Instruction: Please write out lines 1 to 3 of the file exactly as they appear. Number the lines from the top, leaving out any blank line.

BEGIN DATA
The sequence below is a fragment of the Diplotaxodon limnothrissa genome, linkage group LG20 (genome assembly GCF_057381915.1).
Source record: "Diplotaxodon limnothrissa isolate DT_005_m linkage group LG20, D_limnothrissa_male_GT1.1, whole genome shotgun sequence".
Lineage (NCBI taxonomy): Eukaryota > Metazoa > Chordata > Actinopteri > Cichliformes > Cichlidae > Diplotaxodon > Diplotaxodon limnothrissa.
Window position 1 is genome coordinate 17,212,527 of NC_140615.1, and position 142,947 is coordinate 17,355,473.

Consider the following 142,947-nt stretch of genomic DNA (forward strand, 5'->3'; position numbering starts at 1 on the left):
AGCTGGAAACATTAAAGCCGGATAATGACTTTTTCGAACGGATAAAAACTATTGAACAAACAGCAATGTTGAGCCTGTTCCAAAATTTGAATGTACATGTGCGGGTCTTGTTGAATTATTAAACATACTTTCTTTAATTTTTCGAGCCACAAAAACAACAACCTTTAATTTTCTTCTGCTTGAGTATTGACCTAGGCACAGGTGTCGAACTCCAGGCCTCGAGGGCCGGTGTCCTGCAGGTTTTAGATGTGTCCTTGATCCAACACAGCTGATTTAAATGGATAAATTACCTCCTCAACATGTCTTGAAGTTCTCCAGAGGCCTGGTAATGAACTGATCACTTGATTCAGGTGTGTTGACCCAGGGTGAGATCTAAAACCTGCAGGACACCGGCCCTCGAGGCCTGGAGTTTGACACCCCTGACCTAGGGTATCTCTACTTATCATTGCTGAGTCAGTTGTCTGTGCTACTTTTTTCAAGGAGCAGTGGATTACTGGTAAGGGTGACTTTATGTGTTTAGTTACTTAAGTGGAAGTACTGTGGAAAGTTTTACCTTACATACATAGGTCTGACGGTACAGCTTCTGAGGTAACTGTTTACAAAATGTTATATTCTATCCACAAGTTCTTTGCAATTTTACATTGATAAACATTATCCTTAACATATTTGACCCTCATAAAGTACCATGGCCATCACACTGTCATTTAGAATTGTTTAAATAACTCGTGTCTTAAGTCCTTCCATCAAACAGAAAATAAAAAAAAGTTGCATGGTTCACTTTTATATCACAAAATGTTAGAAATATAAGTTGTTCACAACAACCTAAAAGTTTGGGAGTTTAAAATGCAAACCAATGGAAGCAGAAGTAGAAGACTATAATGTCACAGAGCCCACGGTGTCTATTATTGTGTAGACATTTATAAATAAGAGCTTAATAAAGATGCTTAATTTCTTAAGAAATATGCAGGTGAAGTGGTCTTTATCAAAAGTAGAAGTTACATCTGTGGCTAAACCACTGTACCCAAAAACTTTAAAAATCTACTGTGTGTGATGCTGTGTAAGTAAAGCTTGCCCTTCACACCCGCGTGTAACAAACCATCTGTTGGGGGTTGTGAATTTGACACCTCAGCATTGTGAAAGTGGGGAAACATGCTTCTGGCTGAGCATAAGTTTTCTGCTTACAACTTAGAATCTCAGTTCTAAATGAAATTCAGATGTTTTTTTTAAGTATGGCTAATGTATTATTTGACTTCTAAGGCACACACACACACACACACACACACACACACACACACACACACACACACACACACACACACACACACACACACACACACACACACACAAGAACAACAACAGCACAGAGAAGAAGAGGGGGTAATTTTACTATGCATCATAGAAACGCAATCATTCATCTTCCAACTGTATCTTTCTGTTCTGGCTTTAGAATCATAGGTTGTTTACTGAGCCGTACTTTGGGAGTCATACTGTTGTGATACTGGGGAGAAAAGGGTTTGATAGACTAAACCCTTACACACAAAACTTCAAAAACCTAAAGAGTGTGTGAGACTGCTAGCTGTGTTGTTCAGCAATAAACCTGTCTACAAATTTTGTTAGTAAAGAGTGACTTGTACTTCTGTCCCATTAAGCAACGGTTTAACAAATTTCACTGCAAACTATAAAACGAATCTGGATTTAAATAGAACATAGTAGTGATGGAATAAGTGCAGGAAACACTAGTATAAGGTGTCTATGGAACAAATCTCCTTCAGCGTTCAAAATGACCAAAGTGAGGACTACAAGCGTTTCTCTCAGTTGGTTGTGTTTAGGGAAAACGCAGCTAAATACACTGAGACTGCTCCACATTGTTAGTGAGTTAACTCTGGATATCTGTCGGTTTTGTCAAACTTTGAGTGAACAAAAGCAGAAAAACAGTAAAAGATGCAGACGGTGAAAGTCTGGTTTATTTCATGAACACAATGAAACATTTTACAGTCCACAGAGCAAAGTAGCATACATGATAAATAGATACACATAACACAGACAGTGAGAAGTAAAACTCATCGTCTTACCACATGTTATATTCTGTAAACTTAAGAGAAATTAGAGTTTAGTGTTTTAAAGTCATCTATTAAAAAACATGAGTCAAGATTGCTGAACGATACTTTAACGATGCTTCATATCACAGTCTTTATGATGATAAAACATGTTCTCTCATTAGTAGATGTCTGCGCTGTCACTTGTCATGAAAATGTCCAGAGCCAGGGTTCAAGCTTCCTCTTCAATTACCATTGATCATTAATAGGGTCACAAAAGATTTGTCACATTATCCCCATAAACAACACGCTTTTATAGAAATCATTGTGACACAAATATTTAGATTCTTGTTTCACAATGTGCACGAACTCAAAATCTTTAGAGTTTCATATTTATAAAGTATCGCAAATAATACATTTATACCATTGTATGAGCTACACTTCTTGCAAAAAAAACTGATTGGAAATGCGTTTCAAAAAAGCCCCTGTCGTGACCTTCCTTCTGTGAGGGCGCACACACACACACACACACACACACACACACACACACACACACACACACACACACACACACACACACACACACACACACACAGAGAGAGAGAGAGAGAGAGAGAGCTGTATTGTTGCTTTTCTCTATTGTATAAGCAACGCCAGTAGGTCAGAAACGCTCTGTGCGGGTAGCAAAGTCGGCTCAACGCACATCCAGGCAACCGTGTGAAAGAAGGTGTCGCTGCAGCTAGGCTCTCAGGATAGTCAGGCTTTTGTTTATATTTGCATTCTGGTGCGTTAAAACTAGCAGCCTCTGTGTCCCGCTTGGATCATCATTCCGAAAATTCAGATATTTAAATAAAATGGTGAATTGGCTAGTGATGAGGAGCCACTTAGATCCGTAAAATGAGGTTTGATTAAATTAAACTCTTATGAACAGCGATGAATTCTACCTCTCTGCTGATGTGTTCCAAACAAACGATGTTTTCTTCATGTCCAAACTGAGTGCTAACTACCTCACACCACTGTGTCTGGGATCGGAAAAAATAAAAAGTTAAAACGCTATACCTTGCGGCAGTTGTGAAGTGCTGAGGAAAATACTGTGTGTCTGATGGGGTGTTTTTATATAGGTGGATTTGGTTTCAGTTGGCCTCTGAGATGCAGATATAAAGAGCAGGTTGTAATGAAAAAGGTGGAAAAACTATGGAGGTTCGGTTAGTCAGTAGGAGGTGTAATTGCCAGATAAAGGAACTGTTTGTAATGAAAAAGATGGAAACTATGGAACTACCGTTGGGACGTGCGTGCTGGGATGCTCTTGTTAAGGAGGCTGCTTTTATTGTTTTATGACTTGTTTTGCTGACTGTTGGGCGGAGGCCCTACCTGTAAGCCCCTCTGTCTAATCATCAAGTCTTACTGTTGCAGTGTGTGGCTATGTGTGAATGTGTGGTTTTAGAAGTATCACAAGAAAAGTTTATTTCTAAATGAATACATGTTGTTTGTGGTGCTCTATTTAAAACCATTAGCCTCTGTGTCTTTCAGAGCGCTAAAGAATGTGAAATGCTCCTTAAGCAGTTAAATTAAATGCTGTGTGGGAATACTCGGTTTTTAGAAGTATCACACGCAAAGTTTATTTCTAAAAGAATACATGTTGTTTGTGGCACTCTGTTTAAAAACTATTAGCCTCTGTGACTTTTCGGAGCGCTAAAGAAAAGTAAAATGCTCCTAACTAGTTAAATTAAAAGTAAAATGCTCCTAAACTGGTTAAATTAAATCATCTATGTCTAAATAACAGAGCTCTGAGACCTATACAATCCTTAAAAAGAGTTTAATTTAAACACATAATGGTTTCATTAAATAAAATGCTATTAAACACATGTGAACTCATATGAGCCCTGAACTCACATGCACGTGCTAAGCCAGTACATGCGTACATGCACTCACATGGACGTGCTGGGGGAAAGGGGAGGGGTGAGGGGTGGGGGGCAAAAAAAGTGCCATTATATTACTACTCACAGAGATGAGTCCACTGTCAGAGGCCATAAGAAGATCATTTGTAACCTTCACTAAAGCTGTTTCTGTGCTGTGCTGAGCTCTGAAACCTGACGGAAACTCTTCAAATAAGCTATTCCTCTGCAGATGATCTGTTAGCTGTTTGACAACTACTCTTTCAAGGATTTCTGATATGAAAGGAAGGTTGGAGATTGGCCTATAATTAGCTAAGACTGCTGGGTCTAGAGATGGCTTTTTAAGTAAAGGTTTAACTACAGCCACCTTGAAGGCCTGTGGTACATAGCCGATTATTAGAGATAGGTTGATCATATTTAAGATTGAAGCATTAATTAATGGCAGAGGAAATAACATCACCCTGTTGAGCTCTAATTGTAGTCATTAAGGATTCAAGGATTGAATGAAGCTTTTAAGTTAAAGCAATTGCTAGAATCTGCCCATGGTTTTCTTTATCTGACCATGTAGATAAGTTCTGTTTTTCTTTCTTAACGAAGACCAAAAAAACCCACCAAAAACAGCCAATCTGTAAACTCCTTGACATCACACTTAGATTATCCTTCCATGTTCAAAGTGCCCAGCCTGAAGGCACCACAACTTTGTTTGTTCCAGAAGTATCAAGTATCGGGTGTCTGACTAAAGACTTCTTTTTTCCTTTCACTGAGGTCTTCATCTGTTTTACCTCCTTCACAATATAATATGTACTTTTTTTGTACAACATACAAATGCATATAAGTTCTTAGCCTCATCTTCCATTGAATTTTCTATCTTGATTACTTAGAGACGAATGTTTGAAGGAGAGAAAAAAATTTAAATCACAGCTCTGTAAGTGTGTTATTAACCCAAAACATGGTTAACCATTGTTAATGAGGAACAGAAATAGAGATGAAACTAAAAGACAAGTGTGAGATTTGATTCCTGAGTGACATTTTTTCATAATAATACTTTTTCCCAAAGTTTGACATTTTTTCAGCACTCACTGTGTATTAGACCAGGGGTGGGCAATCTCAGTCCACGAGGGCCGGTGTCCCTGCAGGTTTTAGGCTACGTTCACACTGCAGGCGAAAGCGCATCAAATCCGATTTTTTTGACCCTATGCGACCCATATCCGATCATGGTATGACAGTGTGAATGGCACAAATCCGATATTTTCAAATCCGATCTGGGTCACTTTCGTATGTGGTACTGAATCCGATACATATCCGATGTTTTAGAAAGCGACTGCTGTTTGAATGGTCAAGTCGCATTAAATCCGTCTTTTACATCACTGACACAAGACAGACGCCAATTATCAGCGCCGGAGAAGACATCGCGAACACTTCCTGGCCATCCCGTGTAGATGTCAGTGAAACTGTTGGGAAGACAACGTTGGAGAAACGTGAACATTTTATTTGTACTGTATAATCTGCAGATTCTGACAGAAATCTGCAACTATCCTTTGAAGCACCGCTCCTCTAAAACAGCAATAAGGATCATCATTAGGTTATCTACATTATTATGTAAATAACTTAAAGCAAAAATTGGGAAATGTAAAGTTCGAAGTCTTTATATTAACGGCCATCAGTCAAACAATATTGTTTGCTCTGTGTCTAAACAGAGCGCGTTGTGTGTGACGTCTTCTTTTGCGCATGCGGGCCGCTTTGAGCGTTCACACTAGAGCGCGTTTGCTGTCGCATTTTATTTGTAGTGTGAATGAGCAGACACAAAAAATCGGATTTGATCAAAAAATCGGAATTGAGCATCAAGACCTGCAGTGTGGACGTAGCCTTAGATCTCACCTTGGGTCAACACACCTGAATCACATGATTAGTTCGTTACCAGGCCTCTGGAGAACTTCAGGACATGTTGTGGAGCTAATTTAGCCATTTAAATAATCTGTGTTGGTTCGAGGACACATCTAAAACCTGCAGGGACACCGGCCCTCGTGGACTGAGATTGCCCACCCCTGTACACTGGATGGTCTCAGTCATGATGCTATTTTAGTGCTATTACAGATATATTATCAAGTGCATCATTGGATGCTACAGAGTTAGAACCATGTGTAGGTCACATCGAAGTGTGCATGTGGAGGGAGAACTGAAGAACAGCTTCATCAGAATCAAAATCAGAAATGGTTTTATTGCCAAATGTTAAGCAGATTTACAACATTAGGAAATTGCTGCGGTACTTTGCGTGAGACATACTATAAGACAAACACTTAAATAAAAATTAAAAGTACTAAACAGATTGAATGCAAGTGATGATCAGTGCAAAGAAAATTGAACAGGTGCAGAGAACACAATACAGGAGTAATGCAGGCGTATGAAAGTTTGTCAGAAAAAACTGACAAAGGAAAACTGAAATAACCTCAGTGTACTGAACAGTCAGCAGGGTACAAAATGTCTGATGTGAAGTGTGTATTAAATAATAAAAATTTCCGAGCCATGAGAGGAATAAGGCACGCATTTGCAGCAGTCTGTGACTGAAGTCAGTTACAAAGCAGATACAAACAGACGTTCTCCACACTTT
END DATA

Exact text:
The sequence below is a fragment of the Diplotaxodon limnothrissa genome, linkage group LG20 (genome assembly GCF_057381915.1).
Source record: "Diplotaxodon limnothrissa isolate DT_005_m linkage group LG20, D_limnothrissa_male_GT1.1, whole genome shotgun sequence".
Lineage (NCBI taxonomy): Eukaryota > Metazoa > Chordata > Actinopteri > Cichliformes > Cichlidae > Diplotaxodon > Diplotaxodon limnothrissa.